by: JK Clarke
It’s difficult to review The Globe Theatre’s production of Twelfe Night or What You Will (now on Broadway at the Belasco) without gushing, but to tone it down would be dishonest.
In this year of seemingly dozens of Shakespeare productions, many of which attempt to draw in new, younger audiences with hip, contemporary settings or marquee-worthy celebrities, this one reverts dramatically to the traditional, setting the play in Elizabethan England. It is an atmosphere that, by all historical indications, mimics a production which Shakespeare’s troupe, The Lord Chamberlain’s men, might have produced. The details are exacting. Elaborate costumes that could and would have been worn during the period; nothing is anachronistic, even the buttons on the garments. And, as was the practice at the time (by convention, not law) this play features an all-male cast, even in women’s roles. The latter touch would seem, at first, like overkill; there are not enough roles for women as it is. But, quite unexpectedly, the male-only troupe makes a significant impact. It is not a juvenile or bigoted mockery of cross-dressing. Rather, it is merely men playing women’s roles in a play that already deals with gender and identity confusion: recent shipwreck survivor, Viola (a charming and convincing Samuel Barnett) enters the court of Duke Orsino (courtly Liam Brennan) dressed as a servant boy in order to help the Duke woo the mourning Countess Olivia. That a man is playing a woman who then pretends to be a young man adds an unexpected dimension of complexity as well as provides additional, layered meanings to dialog that was already nuanced and clever.
But what really makes this Twelfth Night stand out as one of the great productions of all time is the performers’ pure excellence. There’s not a weak link in the cast: all are immersed in their roles and are having the time of their lives pulling off this charming farce. Every actor delivers his lines as if they were his very own — not dialog written by some other, but words delivered from the spleen; all living in the emotion of the moment. Stephen Fry’s Malvolio, often played as absurdly stern, rigid and Puritanical, here, is a serious manager who dislikes tomfoolery and wants to keep his mistress’ house in order. He sees Olivia’s uncle, Sir Toby Belch (hilarious Colin Hurley), and his drunken idiot friends, as an impediment to his rule and order. But by chastising them, he invites their playful, but ultimately damaging, humiliations. This is a Malvolio whose final wrath we understand, a sympathetic and ambitious person who believes in himself, thus making him more relatable and complex than usual. Sir Toby’s motley crew is a perfect counterweight: Sir Andrew Auguecheek (Angus Wright) is a well-meaning moron, goaded by Sir Toby and Maria (the sublime Paul Chahidi, who adds a charming and likeable wickedness to the housemaid); clowns Feste (Peter Hamilton Dyer) and Fabian (Jethro Skinner) deliver their witty commentary with liquid precision.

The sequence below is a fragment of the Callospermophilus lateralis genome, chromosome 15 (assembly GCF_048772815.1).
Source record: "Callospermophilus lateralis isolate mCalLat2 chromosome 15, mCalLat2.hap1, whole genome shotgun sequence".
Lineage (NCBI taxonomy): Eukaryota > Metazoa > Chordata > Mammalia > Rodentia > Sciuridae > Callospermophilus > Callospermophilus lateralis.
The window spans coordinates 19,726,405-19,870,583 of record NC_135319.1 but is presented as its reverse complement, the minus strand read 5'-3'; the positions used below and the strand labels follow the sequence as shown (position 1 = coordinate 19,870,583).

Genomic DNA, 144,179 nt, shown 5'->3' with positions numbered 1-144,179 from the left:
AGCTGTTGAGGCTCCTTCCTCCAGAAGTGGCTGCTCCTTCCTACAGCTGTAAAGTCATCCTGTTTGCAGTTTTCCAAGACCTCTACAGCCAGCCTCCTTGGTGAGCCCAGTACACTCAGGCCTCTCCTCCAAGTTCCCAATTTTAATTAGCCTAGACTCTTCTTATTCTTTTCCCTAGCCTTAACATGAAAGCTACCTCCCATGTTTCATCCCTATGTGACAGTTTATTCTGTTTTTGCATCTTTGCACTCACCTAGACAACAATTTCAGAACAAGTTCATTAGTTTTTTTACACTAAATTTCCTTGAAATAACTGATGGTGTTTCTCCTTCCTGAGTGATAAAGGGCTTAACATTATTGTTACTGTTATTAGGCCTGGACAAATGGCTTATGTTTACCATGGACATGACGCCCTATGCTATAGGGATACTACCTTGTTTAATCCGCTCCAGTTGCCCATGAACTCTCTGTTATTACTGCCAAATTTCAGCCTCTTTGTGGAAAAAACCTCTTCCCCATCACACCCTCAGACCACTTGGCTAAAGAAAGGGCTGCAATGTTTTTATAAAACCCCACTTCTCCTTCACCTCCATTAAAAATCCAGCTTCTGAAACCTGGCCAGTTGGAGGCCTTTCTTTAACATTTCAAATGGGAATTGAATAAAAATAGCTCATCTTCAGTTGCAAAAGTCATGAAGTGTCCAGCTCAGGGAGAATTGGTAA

The play’s real standout comes in the form of Mark Rylance’s Countess Olivia. Normally an important straight character who’s a foil for all the surrounding shenanigans and foolishness, Rylance’s Olivia becomes the centerpiece. She is convincingly the stern head of her household at the outset and her unexpected undoing by her lust for this boy, Cesario, precipitates her comic unravelling. Elements of Rylance’s performance are a subtle, yet incredibly impactful, physical comedy. She glides across the floor under a floor length gown that makes her appear to be on wheels. And when she begins to lust for Viola/Cesario, we see her fierce struggle, both physical and emotional, with self-restraint. Rylance is having the time of his life in the role, and both he and his character delight in the abject humor of the situation. He is not striving for laughs, but by inhabiting his character to the fullest, they come automatically. Both his mesmerizing laugh and his all-consuming passion are infectious. Every moment he’s on stage is absolutely riveting.
Other elements of the production powerfully round out the perfection and authenticity. Designer Jenny Tiramani’s remarkable, period-perfect, class-appropriate costuming, which the actors don in the half-hour prior to curtain, as the audience wanders in and watches. It’s a sort of “breaking of the ice,” allowing us to already be familiar with the mood and setting when the story begins. The stage “screen” and standings set (small jury-box like galleys on stage where some audience members sit) match the 16th century Wadham College hall in Oxford, where Shakespeare’s players actually once performed making this as close as one gets to time travel. It is a production with an eye toward exacting detail in every imaginable facet. One would be hard pressed to detect a flaw.
What is remarkable about Shakespeare is the innumerable approaches to both interpretation and presentation. There is arguably no “wrong” way to do Shakespeare: the themes are largely timeless and universal. But what’s so wonderful about the Globe’s production (among so many other aspects) is that the company, and Director Tim Carroll, give us a realistic glance into the past at what one of the Bard’s own productions might have felt and looked like. What’s more, they ably demonstrate that modernization and sleight of hand are not necessary for providing an utterly delightful evening of entertainment via Shakespeare. The passion for the material is surely what drove the players in the Bard’s day, and it is what still works now. Feste, in one his prescient songs, captures the play’s overarching sentiment, and one that guides this production best:
What is love? ‘tis not hereafter;
Present mirth hath present laughter . . .
Twelfe Night or What You Will. Through February 2, 2014 at the Belasco Theatre (111 West 44th Street, between 6th and 7th Avenues).www.shakespearebroadway.com